The Ethiopian government is assuring oil companies that the Ogaden National Liberation Front (ONLF) does not have the military capabilities to threaten oil exploration and production operations in the Ogaden region. For the last two months ONLF spokespeople have issued statements warning foreign oil companies that they could suffer attacks on their Ogaden operations. The ONLF has accused foreign oil companies of exploiting the people of the Ogaden and collaborating with the Ethiopian government. In 2007 the ONLF launched a huge raid on a Chinese oil company project that left 74 people dead; that attack deeply embarrassed the Ethiopian government. After that attack the Ethiopian Army began a sustained counter-insurgency operation against the ONLF. The government has argued that the ONLF has suffered heavy losses and can no longer organize a major attack like the 2007 assault. That may or may not be true; the ONLF is still capable of small attacks, though lately the attacks seem to be confined to the Ethiopia-Somalia border area. The government, of course, has an economic interest in protecting oil operations.
October 11, 2009: A force consisting of several hundred Ethiopian Army soldiers left the Ethiopian town of Ferfer and raided three villages in Somalia near the Ethiopia-Somalia border. The Ethiopian unit arrested several suspected members of the Ogaden National Liberation Front (ONLF) and Somali Islamist extremists. The operation appears to be linked to the September 21 attack in the border area.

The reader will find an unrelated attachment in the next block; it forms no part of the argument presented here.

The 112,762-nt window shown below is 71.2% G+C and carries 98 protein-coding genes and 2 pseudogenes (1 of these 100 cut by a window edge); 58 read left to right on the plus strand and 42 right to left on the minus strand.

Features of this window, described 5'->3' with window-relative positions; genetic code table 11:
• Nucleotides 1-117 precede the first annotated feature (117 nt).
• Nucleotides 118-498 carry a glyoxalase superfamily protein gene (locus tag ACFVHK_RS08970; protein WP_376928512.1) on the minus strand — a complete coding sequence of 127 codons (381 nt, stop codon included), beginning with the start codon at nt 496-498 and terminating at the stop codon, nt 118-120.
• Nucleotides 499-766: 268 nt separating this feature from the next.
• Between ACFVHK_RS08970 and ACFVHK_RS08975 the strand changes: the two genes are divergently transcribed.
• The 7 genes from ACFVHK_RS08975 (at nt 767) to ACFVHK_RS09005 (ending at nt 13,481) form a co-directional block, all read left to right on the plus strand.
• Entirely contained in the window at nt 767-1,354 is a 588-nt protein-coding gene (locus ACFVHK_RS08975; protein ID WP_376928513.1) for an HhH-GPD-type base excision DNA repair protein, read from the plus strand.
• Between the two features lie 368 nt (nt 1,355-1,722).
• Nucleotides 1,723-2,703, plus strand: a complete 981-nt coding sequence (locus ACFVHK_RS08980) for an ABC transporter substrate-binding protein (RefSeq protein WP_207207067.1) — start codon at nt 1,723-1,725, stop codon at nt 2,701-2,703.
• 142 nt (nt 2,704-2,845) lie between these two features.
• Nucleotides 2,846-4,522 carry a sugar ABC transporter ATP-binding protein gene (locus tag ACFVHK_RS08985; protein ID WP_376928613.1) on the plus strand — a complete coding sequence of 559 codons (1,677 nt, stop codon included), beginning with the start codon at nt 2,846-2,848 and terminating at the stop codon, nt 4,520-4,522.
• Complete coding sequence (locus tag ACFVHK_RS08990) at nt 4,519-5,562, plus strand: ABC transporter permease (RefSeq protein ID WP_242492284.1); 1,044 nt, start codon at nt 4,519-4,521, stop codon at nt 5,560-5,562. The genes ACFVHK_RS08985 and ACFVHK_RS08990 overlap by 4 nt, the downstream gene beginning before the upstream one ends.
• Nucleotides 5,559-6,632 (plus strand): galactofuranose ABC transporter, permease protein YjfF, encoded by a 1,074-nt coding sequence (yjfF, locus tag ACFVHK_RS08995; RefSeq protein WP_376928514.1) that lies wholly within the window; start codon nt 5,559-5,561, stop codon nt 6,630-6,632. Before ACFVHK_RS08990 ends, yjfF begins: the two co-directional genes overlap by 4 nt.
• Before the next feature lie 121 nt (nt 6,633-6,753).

October 8, 2009: Britain announced that it is prepared to support extensive sanctions against Eritrea. Britain accused Eritrea of supplying weapons, training, and financial assistance to Somali Islamist extremists and militias.
September 29, 2009: Djibouti asked the UN to use all means at its disposal to end the border dispute between Djibouti and Eritrea. In June 2008, 35 people died in a battle along the Eritrea-Djibouti border. Subsequent investigation placed the blame on Eritrea.
September 27, 2009: The Intergovernmental Authority on Development (IGAD) in Eastern Africa has once again stepped into the Ethiopia-Eritrea dispute. IGAD tends to take Ethiopia's side. An IGAD spokesman said that conclusive evidence proves that Eritrea is allied with radical Islamist organizations operating in Somalia. IGAD supports the African Union peacekeeping operation in Somalia. In the past IGAD has asked for international sanctions against Eritrea.
September 21, 2009: Ethiopia's Ogaden National Liberation Front (ONLF) denied Ethiopian accusations that it is supporting Al Shabaab and other radical Islamist groups in Somalia. The government accusations followed an incident where Somali Islamists attacks a town on the Somalia-Ethiopia border. The government said the ONLF helped Al Shabaab stage the attack. The ONLF describes itself as an organization devoted to self-determination of the people of the Ogaden. The desert Ogaden is a predominantly Somali-ethnic region.